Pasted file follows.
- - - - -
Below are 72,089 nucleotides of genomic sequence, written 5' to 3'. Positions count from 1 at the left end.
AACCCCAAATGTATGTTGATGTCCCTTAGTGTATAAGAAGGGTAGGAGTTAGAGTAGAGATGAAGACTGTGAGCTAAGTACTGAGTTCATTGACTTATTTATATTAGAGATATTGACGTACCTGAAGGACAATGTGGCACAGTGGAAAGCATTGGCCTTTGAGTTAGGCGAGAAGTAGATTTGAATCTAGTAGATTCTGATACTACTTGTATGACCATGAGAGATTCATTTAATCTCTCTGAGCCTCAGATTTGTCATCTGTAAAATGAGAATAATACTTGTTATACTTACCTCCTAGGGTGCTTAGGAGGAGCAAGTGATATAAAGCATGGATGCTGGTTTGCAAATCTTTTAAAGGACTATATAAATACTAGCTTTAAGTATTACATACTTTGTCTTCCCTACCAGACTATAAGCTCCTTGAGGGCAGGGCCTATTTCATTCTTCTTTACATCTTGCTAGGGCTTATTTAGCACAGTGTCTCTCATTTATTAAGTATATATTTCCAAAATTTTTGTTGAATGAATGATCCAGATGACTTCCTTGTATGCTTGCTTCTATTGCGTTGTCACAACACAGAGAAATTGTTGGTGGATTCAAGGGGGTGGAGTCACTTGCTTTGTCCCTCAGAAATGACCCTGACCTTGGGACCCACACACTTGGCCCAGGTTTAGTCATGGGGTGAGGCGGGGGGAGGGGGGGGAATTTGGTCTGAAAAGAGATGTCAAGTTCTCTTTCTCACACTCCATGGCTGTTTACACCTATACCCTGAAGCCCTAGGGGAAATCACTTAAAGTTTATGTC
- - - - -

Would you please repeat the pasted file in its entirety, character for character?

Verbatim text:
Below are 72,089 nucleotides of genomic sequence, written 5' to 3'. Positions count from 1 at the left end.
AACCCCAAATGTATGTTGATGTCCCTTAGTGTATAAGAAGGGTAGGAGTTAGAGTAGAGATGAAGACTGTGAGCTAAGTACTGAGTTCATTGACTTATTTATATTAGAGATATTGACGTACCTGAAGGACAATGTGGCACAGTGGAAAGCATTGGCCTTTGAGTTAGGCGAGAAGTAGATTTGAATCTAGTAGATTCTGATACTACTTGTATGACCATGAGAGATTCATTTAATCTCTCTGAGCCTCAGATTTGTCATCTGTAAAATGAGAATAATACTTGTTATACTTACCTCCTAGGGTGCTTAGGAGGAGCAAGTGATATAAAGCATGGATGCTGGTTTGCAAATCTTTTAAAGGACTATATAAATACTAGCTTTAAGTATTACATACTTTGTCTTCCCTACCAGACTATAAGCTCCTTGAGGGCAGGGCCTATTTCATTCTTCTTTACATCTTGCTAGGGCTTATTTAGCACAGTGTCTCTCATTTATTAAGTATATATTTCCAAAATTTTTGTTGAATGAATGATCCAGATGACTTCCTTGTATGCTTGCTTCTATTGCGTTGTCACAACACAGAGAAATTGTTGGTGGATTCAAGGGGGTGGAGTCACTTGCTTTGTCCCTCAGAAATGACCCTGACCTTGGGACCCACACACTTGGCCCAGGTTTAGTCATGGGGTGAGGCGGGGGGAGGGGGGGGAATTTGGTCTGAAAAGAGATGTCAAGTTCTCTTTCTCACACTCCATGGCTGTTTACACCTATACCCTGAAGCCCTAGGGGAAATCACTTAAAGTTTATGTC